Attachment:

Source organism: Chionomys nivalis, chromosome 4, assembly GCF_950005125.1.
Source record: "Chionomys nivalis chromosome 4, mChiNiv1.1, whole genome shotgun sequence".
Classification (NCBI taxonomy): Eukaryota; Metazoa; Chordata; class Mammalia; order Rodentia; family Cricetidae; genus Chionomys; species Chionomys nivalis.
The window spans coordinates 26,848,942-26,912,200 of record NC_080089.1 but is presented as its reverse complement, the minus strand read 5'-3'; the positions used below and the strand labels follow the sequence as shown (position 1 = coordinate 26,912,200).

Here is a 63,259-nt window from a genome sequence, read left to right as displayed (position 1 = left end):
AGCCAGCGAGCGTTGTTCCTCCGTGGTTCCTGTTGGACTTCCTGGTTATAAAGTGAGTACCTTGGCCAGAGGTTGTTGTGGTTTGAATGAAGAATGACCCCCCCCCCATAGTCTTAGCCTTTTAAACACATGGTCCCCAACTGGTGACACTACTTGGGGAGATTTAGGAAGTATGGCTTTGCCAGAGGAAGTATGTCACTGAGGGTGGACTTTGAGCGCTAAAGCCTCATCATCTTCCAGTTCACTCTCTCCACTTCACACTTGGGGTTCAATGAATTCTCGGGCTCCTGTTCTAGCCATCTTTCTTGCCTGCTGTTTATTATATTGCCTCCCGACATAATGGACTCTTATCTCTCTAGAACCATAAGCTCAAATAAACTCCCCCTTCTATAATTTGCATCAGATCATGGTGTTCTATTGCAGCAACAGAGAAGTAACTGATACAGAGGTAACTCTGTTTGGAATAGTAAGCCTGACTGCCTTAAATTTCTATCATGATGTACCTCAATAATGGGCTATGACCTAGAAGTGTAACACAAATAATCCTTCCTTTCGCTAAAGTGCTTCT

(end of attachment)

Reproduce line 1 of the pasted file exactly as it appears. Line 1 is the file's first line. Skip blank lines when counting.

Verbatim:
Source organism: Chionomys nivalis, chromosome 4, assembly GCF_950005125.1.